A distinguished member of the Better Records Jazz Hall of Fame.
An A++ side one backed with an A+++ side two! We just shot out a bunch of these and this copy finished way ahead of the pack. George Benson and a top-notch backing crew (Herbie Hancock, Ron Carter, Ray Baretto, Freddie Hubbard and many more) knock these jazzy Abbey Road covers out of the park, and Rudy Van Gelder did a great job putting it to tape. Of course not every pressing sounds good, but the best copies like this one are killer!
Side one has excellent presence, tons of energy, and BIG BASS. The resolving power on side one of this pressing is dramatically better than practically any other copy we played. Just listen for all the air moving through the brass; . The overall sound is open and transparent with lots of texture all around. We gave it an A++. The cool version of Golden Slumbers that kicks things off sounds amazing!
Side two is KILLER, earning our top grade of A+++. The funky version of I Want You (She’s So Heavy) really comes to life here. The brass , winds, and strings sound just right. The immediacy is OFF THE CHARTS. Few copies give you anything like the big, open soundfield that’s heard here. I don’t think you could find a better sounding side two no matter what you did!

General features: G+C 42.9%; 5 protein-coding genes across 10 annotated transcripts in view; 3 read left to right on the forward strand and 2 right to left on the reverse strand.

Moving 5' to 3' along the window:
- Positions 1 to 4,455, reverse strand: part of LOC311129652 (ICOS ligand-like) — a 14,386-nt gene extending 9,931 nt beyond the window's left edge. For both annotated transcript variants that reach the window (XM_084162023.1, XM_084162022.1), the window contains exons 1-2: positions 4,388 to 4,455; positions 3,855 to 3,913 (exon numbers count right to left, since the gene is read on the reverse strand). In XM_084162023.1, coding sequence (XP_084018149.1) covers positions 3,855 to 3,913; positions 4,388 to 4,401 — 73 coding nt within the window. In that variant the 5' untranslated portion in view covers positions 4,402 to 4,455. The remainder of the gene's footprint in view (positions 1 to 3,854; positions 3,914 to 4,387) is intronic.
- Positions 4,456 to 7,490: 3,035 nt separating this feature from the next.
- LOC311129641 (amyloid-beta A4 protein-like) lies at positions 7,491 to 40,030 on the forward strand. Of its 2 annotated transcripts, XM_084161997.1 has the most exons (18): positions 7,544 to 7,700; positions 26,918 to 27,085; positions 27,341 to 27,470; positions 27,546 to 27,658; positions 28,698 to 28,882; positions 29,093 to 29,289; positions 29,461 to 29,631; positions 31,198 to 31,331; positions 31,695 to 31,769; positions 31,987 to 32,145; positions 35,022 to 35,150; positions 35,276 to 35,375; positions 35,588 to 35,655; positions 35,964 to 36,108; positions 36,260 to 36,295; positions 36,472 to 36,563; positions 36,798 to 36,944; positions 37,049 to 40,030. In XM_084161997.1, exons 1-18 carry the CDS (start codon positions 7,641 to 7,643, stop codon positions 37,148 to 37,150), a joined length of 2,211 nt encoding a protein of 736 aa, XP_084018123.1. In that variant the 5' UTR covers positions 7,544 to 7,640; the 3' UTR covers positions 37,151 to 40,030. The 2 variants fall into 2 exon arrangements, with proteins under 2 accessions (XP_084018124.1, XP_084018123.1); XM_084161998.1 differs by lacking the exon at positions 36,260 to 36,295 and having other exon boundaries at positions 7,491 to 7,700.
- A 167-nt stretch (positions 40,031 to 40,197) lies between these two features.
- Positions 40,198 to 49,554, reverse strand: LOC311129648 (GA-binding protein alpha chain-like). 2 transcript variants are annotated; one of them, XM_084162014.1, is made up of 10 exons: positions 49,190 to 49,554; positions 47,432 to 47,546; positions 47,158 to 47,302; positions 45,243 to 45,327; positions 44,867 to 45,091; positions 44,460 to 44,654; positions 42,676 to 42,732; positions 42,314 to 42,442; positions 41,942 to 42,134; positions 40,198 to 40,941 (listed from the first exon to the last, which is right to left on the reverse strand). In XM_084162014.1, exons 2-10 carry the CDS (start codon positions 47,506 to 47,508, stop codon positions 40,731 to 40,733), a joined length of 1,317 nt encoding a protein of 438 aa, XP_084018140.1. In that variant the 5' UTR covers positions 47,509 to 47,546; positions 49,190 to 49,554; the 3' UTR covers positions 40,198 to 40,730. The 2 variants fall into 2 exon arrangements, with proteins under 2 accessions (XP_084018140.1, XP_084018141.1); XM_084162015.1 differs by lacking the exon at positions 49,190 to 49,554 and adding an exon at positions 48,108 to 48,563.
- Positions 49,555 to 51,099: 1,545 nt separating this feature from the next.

Both sides are a BIG step up from most copies out there and DRAMATICALLY better than the godawful A & M half-speed mastered version. If you’re a fan of The Beatles, late ’60s jazz and great sound — and I know that means most of you guys — this is a record you should definitely check out.
You Never Give Me Your Money
Here Comes the Sun
I Want You (She’s So Heavy)
AMG 4 1/2 Star Rave Review
Just three weeks after the U.S. release of the Beatles’ swan song, Abbey Road, Creed Taylor ushered George Benson into the studio to begin a remarkably successful pop-jazz translation of the record (complete with a parody of the famous cover, showing Benson with guitar crossing an Eastern urban street). It is a lyrical album, with a hint of the mystery and a lot of the cohesive concept of the Beatles’ original despite the scrambled order of the tunes. Benson is given some room to stretch out on guitar, sometimes in a bluesy groove, and there are more samples of his honeyed vocals than ever before… the record fits together as a whole more tightly than any other George Benson project, thanks to his versatile talents and the miraculous overarching unity of the Beatles’ songs. One wonders if the Fab Four liked it, too.